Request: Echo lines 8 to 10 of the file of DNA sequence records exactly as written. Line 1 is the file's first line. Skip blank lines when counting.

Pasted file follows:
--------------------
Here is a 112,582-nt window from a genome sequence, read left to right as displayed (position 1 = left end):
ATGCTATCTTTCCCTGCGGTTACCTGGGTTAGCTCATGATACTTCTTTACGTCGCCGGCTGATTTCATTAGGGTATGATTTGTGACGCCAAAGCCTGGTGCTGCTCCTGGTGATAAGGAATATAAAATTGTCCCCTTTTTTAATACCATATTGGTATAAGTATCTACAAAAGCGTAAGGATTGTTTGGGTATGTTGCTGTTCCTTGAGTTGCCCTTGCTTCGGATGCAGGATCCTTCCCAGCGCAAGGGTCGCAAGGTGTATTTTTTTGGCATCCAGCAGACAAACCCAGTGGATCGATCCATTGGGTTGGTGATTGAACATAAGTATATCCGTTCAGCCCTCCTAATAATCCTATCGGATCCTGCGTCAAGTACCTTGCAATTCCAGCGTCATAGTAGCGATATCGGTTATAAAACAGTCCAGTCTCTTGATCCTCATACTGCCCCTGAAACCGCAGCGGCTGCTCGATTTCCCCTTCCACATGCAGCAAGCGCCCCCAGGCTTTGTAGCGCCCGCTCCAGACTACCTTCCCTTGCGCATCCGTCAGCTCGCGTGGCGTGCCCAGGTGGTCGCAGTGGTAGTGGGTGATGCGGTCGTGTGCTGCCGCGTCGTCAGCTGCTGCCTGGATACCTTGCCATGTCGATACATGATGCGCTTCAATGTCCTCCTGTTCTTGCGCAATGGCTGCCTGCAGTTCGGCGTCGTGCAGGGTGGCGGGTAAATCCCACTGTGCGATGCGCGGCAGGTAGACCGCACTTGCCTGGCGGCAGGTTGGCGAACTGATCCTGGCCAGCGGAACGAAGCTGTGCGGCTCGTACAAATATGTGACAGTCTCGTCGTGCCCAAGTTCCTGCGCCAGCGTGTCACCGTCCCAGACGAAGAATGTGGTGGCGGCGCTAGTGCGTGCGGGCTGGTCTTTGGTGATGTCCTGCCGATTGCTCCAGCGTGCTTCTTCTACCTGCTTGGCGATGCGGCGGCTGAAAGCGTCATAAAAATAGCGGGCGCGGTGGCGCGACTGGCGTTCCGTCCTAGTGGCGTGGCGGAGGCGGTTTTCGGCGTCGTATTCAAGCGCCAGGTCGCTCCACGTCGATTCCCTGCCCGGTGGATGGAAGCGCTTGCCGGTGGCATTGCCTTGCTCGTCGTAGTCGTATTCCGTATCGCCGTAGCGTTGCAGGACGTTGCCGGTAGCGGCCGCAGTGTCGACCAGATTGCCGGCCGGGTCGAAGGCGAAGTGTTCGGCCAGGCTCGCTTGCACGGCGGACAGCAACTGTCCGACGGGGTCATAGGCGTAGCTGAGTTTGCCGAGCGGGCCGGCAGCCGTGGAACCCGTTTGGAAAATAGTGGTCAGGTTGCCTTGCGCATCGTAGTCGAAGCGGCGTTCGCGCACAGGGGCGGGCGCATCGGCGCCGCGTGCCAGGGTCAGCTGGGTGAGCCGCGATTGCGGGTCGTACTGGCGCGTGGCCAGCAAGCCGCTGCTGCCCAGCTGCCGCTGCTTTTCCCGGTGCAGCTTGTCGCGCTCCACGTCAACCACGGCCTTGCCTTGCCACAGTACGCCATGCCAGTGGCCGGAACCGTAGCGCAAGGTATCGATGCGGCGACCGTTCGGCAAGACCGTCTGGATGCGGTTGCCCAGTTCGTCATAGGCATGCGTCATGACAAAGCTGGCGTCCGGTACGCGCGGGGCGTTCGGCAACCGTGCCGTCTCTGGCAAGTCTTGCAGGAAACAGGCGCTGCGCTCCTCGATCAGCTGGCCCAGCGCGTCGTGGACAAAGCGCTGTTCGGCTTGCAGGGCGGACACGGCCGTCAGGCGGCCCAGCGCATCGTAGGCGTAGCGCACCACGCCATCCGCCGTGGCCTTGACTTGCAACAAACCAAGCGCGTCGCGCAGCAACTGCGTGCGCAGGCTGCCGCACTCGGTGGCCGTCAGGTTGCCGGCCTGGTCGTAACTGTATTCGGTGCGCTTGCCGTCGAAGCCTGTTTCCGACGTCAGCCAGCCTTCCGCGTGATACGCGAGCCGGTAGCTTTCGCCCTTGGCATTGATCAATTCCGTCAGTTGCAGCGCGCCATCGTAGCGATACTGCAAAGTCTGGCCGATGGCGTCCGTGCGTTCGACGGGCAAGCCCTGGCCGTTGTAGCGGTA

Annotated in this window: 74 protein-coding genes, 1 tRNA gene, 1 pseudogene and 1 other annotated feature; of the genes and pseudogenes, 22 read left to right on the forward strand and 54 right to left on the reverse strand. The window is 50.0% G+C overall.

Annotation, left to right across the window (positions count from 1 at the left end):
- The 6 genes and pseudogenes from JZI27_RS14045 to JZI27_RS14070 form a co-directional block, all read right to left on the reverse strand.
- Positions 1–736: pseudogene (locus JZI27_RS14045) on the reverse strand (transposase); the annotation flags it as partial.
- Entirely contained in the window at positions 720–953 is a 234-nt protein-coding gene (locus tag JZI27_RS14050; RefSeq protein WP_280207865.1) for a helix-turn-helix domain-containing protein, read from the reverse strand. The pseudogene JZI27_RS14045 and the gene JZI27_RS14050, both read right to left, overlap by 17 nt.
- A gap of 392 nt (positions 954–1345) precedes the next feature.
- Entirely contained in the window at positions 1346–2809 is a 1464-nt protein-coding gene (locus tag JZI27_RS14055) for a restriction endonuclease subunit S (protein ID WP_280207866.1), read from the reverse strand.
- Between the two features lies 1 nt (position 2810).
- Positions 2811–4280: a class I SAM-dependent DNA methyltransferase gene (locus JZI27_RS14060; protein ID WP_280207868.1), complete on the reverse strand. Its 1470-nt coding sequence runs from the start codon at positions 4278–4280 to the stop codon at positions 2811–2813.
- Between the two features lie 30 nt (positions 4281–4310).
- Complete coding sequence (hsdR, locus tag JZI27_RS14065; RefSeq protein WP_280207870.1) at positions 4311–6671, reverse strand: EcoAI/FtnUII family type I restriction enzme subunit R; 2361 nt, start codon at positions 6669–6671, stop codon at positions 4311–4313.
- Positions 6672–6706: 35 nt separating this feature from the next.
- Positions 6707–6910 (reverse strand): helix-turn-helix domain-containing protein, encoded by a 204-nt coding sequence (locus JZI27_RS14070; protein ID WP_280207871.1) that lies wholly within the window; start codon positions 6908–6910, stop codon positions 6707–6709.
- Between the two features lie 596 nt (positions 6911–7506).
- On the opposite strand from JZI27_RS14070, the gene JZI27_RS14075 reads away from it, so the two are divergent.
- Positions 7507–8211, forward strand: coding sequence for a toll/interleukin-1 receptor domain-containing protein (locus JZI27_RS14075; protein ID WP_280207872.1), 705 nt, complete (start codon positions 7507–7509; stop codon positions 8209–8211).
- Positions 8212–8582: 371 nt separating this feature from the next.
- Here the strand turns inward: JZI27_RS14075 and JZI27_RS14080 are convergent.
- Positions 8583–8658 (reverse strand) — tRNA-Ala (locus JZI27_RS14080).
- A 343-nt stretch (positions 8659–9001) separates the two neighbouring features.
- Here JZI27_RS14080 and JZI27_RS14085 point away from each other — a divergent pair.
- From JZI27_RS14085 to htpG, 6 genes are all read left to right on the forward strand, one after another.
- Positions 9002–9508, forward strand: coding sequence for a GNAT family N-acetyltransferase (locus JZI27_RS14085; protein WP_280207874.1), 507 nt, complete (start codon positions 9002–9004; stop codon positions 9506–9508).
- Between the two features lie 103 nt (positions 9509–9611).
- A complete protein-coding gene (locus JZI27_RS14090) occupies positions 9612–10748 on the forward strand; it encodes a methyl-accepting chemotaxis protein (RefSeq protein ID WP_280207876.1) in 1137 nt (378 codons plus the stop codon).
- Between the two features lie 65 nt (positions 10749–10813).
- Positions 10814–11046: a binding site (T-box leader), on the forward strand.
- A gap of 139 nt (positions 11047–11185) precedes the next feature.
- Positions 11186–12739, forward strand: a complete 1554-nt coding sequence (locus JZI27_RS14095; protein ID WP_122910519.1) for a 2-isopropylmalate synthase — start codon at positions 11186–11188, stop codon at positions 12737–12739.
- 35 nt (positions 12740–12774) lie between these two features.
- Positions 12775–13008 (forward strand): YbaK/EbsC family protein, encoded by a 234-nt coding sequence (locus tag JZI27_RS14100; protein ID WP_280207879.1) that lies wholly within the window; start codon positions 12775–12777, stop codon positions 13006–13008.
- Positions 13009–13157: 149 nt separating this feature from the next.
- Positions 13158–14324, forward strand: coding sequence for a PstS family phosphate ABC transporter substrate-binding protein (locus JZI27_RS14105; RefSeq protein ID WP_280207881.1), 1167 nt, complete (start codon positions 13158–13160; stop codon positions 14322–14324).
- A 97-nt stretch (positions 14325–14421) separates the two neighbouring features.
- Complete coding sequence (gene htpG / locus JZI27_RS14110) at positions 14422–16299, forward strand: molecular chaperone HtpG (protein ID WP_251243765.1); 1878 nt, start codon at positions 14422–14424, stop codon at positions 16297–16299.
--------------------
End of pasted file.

- A gap of 392 nt (positions 954–1345) precedes the next feature.
- Entirely contained in the window at positions 1346–2809 is a 1464-nt protein-coding gene (locus tag JZI27_RS14055) for a restriction endonuclease subunit S (protein ID WP_280207866.1), read from the reverse strand.
- Between the two features lies 1 nt (position 2810).